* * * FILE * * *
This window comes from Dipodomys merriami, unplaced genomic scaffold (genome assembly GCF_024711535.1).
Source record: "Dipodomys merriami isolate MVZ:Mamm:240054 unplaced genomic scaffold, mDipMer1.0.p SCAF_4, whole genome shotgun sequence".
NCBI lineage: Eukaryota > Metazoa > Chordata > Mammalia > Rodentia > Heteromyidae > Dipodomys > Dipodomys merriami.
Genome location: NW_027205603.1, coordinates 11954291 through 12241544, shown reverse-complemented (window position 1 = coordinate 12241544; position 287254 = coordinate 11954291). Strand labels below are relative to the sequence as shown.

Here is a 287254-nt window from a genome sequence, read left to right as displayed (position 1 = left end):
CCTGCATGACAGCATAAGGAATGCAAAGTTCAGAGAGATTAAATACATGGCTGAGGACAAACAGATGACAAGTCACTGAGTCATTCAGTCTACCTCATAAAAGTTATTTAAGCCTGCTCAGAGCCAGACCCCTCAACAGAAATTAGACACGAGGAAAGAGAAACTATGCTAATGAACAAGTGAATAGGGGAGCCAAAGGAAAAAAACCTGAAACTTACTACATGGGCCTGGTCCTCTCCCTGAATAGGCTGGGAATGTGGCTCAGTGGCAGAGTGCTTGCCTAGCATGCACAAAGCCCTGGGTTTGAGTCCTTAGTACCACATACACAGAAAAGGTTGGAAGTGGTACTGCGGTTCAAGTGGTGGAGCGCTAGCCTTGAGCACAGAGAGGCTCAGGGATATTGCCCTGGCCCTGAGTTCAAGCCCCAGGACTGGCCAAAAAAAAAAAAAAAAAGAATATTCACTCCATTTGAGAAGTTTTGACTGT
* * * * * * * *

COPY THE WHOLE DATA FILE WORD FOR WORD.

This window comes from Dipodomys merriami, unplaced genomic scaffold (genome assembly GCF_024711535.1).
Source record: "Dipodomys merriami isolate MVZ:Mamm:240054 unplaced genomic scaffold, mDipMer1.0.p SCAF_4, whole genome shotgun sequence".
NCBI lineage: Eukaryota > Metazoa > Chordata > Mammalia > Rodentia > Heteromyidae > Dipodomys > Dipodomys merriami.
Genome location: NW_027205603.1, coordinates 11954291 through 12241544, shown reverse-complemented (window position 1 = coordinate 12241544; position 287254 = coordinate 11954291). Strand labels below are relative to the sequence as shown.

Here is a 287254-nt window from a genome sequence, read left to right as displayed (position 1 = left end):
CCTGCATGACAGCATAAGGAATGCAAAGTTCAGAGAGATTAAATACATGGCTGAGGACAAACAGATGACAAGTCACTGAGTCATTCAGTCTACCTCATAAAAGTTATTTAAGCCTGCTCAGAGCCAGACCCCTCAACAGAAATTAGACACGAGGAAAGAGAAACTATGCTAATGAACAAGTGAATAGGGGAGCCAAAGGAAAAAAACCTGAAACTTACTACATGGGCCTGGTCCTCTCCCTGAATAGGCTGGGAATGTGGCTCAGTGGCAGAGTGCTTGCCTAGCATGCACAAAGCCCTGGGTTTGAGTCCTTAGTACCACATACACAGAAAAGGTTGGAAGTGGTACTGCGGTTCAAGTGGTGGAGCGCTAGCCTTGAGCACAGAGAGGCTCAGGGATATTGCCCTGGCCCTGAGTTCAAGCCCCAGGACTGGCCAAAAAAAAAAAAAAAAAGAATATTCACTCCATTTGAGAAGTTTTGACTGT